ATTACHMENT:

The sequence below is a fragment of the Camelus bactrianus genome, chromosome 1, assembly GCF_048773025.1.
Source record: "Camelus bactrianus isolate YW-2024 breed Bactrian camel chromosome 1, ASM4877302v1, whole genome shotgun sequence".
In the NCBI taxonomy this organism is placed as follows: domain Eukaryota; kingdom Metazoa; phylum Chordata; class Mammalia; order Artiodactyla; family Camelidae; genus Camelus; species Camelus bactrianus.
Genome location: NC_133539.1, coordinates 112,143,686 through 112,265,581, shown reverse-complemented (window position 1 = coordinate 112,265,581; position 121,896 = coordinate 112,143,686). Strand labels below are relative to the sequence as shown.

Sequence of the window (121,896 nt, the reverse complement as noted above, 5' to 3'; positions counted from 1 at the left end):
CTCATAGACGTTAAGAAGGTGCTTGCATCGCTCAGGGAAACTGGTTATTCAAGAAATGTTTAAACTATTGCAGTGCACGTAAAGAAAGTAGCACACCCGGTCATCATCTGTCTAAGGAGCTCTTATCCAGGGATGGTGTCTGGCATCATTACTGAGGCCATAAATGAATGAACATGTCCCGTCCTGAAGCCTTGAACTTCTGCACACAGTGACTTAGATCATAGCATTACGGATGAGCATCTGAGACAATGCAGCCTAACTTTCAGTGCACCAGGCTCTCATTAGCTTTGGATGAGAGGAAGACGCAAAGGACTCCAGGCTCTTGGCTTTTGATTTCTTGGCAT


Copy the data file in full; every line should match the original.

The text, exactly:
The sequence below is a fragment of the Camelus bactrianus genome, chromosome 1, assembly GCF_048773025.1.
Source record: "Camelus bactrianus isolate YW-2024 breed Bactrian camel chromosome 1, ASM4877302v1, whole genome shotgun sequence".
In the NCBI taxonomy this organism is placed as follows: domain Eukaryota; kingdom Metazoa; phylum Chordata; class Mammalia; order Artiodactyla; family Camelidae; genus Camelus; species Camelus bactrianus.
Genome location: NC_133539.1, coordinates 112,143,686 through 112,265,581, shown reverse-complemented (window position 1 = coordinate 112,265,581; position 121,896 = coordinate 112,143,686). Strand labels below are relative to the sequence as shown.

Sequence of the window (121,896 nt, the reverse complement as noted above, 5' to 3'; positions counted from 1 at the left end):
CTCATAGACGTTAAGAAGGTGCTTGCATCGCTCAGGGAAACTGGTTATTCAAGAAATGTTTAAACTATTGCAGTGCACGTAAAGAAAGTAGCACACCCGGTCATCATCTGTCTAAGGAGCTCTTATCCAGGGATGGTGTCTGGCATCATTACTGAGGCCATAAATGAATGAACATGTCCCGTCCTGAAGCCTTGAACTTCTGCACACAGTGACTTAGATCATAGCATTACGGATGAGCATCTGAGACAATGCAGCCTAACTTTCAGTGCACCAGGCTCTCATTAGCTTTGGATGAGAGGAAGACGCAAAGGACTCCAGGCTCTTGGCTTTTGATTTCTTGGCAT